5 Tips for Working with International Clients


The digital age has allowed us to be more connected than ever before. We’re linked on both a personal and professional level, able to contact friends and family around the world. Thanks to the internet, we can conduct business internationally and are no longer held back from success by oceans of distance.

However, when you start growing your business and begin working with international clients, it is generally necessary to alter your approach in a few key areas. The following tips should help you to do just that.

  1. Provide Multiple Contact Methods

A single contact method may not suit all businesses and individuals when working with groups from multiple time zones. Therefore, it can be in your best interests to offer several. If you’re based in the US, but many of your clients are based in the Asia-Pacific region, for example, a virtual office in Melbourne can offer a convenient way for people to reach you via post or phone. Most come with receptionist services, allowing you to provide human service to clients 24/7, even when you’re asleep.

  1. Discuss Currency

The United Nations recognizes 180 currencies worldwide, and eight of them are among the most traded. When you start doing business with other countries, it’s vital to establish which currency you will be using in your quotes and invoices. The most tradable currency in the world is the United States Dollar, which is likely to be the one you deal in the most. However, the last thing you want is to discover that you were thinking in US dollars while your client was thinking in Australian dollars.

  1. Learn About Time Zones

When you start working with individuals and businesses from around the world, you will come to learn that time zones can vary dramatically. When it’s 9 am in the United States, it’s 2 pm in the United Kingdom, and 10 pm in China.

As deals start coming together, you will likely need to communicate with prospects and customers at a time that suits them. So, prepare yourself for the fact that you may need to be up for a few late-night conference calls.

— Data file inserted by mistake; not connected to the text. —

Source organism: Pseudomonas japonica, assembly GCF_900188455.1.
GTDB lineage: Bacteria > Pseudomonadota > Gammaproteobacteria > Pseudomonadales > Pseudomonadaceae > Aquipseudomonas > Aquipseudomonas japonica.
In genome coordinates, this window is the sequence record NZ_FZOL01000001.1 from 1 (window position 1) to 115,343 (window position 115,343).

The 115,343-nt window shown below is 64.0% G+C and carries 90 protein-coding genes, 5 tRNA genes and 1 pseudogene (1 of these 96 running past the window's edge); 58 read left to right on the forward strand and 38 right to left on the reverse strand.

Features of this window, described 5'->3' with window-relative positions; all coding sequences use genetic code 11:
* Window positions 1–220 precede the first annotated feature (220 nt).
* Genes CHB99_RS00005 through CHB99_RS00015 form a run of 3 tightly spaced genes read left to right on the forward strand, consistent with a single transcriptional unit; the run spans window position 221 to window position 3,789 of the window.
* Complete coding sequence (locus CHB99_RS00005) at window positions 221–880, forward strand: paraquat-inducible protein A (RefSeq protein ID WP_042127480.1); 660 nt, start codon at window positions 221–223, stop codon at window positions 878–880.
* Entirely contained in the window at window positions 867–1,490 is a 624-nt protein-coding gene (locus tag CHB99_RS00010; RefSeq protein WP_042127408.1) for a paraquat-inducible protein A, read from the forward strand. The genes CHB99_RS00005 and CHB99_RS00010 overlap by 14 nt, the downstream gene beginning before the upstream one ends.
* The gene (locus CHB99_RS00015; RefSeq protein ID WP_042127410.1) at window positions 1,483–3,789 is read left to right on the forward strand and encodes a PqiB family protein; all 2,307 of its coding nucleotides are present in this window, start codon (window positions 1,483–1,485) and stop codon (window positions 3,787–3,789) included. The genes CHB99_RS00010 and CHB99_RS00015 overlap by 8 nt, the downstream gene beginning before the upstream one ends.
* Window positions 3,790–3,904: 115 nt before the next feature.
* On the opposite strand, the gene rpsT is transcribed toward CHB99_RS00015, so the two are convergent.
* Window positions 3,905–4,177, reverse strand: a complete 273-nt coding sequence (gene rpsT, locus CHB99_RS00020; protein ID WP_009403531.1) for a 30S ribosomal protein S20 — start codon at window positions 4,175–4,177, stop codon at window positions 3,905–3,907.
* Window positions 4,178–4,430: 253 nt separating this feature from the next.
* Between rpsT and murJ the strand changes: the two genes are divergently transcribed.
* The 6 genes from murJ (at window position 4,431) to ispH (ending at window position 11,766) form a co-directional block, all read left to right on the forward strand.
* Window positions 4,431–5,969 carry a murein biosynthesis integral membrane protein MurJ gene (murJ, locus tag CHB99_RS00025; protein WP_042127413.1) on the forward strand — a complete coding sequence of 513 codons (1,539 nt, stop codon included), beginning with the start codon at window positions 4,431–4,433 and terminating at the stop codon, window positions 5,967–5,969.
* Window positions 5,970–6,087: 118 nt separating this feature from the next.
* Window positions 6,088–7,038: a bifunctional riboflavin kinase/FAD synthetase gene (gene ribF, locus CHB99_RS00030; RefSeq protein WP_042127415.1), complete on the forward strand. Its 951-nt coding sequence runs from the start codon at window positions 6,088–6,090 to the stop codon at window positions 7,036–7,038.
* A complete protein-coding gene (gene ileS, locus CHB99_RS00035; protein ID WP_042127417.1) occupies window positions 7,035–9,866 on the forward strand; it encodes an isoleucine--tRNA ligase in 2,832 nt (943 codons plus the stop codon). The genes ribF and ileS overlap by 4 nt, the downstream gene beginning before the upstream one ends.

1. Educate Yourself on Cultural Differences

How you conduct business in your home country may be vastly different from how the people you will be working with conduct their business. To ensure you can establish excellent working relationships with people from all walks of life, educate yourself on cultural differences and how to approach various business deals.

For example, professional etiquette in China requires you to wear corporate attire, and business discussions can take place at any time of day. If you were to carry out business in the UK, you might learn that punctuality, formal greetings, respect for personal space, and wearing tidy attire are essential.

  1. Understand Your Legal Requirements

Your legal and tax obligations can differ from one country to the next, and it’s essential to be aware of them to ensure you remain on the right side of the law.

Before you start forming relationships in other countries, take a moment to review any export and import rules that may apply, along with your obligations for tax and even the products you can and can’t import and export. Failure to carry out this research may see all your hard work come to a grinding halt.

Working with international clients can be rewarding, especially as you get to meet people from all walks of life. However, it can also come with some challenges. Take note of the information above, and you’ll be well-positioned to share your brand with the world.


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